The transgender community has evolved from a small community that’s been clandestine about its customs and lifestyle to approximately 4.9 lakh members, hardly a ‘minority’ anymore. And Indian society has for far too long been intolerant of the existing diversity of sexual identities. However, after years of struggle and debates, the Supreme Court declared the transgender community as a legal third gender recently. This judgement, celebrated across the country, granted them recognition, gave them rights to vote, apply for passports, obtain a driver’s license and admission to educational institutions among others. While on one hand this was a major achievement for the transgender community, the continued, and may we say, pointless existence of Section 377 still denies marriage equality to the LGBTQ community, and the Transgender Persons (Protection of Rights) Bill, 2016, doesn’t specify the right to marriage either, leaving the legality of a transgender individuals’ right in this case an ambiguity.
Here at Homegrown we like to believe that every new year we, society as a whole, moves forward, taking steps towards progress, inclusion and greater equality among all citizens of our nation. While the battle for equality is ongoing, the LGBTQ community has continued to assert their identity, not allowing regressive thoughts and laws to squash their identity nor their right to a joyous and fulfilled life. So you can imagine how happy we were to wake up this morning at the dawn of a new year and hear about the wedding of Madhuri Sarode, a Mumbai-based transgender lady and activist, to her partner of two years, Jay Sharma, in a beautiful, traditional Hindu ceremony at a temple, in Santa Cruz.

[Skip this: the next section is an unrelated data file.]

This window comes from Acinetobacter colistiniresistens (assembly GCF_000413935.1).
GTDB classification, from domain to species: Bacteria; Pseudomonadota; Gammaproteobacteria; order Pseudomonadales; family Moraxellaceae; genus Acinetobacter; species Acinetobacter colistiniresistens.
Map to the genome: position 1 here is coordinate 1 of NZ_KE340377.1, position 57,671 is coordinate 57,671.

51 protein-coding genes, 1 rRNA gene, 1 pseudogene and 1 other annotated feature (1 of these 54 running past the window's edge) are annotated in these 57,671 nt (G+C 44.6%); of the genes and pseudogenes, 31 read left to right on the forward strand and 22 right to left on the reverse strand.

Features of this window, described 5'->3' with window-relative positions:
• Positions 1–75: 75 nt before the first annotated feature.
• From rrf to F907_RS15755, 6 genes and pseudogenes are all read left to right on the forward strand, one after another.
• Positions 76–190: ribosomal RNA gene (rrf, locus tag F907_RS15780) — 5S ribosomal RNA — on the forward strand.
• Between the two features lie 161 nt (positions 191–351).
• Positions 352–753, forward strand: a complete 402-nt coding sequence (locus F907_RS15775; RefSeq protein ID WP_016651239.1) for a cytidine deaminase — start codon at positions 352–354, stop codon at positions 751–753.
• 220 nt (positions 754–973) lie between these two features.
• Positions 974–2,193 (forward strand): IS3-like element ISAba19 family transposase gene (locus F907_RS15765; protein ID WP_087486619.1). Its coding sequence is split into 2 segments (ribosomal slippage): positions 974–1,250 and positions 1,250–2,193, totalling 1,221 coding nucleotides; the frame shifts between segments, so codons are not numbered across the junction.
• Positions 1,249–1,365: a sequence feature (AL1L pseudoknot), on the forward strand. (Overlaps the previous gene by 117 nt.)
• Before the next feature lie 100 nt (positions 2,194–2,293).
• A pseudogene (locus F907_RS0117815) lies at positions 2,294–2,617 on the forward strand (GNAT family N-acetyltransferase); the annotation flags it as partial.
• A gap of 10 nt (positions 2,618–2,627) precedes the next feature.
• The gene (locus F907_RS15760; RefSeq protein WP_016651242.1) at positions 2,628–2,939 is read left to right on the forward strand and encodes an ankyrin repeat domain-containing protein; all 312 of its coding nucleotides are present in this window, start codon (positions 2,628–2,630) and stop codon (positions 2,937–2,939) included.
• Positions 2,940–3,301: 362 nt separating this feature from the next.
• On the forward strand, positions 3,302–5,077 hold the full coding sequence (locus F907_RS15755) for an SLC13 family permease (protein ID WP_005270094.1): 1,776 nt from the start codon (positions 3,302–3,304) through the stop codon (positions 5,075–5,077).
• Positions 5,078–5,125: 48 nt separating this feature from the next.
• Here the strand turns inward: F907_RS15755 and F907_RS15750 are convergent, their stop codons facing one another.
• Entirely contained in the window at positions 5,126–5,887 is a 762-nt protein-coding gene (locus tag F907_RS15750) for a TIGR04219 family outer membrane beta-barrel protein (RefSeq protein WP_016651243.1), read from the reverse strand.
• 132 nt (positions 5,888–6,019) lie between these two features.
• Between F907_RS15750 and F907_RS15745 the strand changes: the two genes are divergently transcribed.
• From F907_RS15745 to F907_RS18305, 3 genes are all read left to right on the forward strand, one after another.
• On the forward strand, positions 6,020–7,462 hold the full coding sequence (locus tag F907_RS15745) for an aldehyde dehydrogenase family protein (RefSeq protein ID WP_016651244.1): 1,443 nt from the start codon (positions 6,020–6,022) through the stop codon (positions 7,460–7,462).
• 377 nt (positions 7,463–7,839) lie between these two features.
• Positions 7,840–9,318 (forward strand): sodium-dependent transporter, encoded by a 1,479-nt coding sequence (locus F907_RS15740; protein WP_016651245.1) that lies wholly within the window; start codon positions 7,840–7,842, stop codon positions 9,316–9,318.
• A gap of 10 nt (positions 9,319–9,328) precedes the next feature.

From what we’ve read so far, we gather that the couple first interacted on Facebook before they decided to meet in person and fell in love. Family and friends gathered from around the city, even as far as from Dubai, to shower the couple with love and support on their wedding day. The ceremony was carried out and officiated by a priest, and while this may not be the first transgender wedding in the country, it is one that was held in the open, for all to see, support or criticise.
“We have been together for five years. Our marriage should be accepted legally, but it is a difficult process. But if we can get a separate identity, we should also be allowed to get married,” said Madhuri speaking to Times of India. Getting a registered, legal marriage certificate will be the couples next task, the procurement of which can determine many things for their future together, including the adoption of children, for example, and it’s not going to be a simple process, but one that they’re both ready to take on. “I will move the Supreme Court if I have to, to get our marriage registered legally,” said Madhuri to Gaylaxy Magazine.
“I want the marriage certificate to be given to me as a transgender. I’m willing to fight for it, and even go to court if I have to,” she commented. “We live in India and it’s really difficult to pull Section 377 out of the books. Personally I haven’t faced any issues but I want to fight for myself and other Madhuris in India.”
We weren’t able to reach the newly weds, as we’re sure they’re busy planning for their honeymoon, but we’re glad to see individuals that belong to a community that has been immensely ostracised in our society stepping out and fighting for their rights, and from what we can tell from their wedding photographs, they’re truly happy and ready for a long life together, regardless of the challenges they have to face — they’re ready for the battle.
Click here to read the complete exclusive by Gaylaxy Magazine
Words: Sara Hussain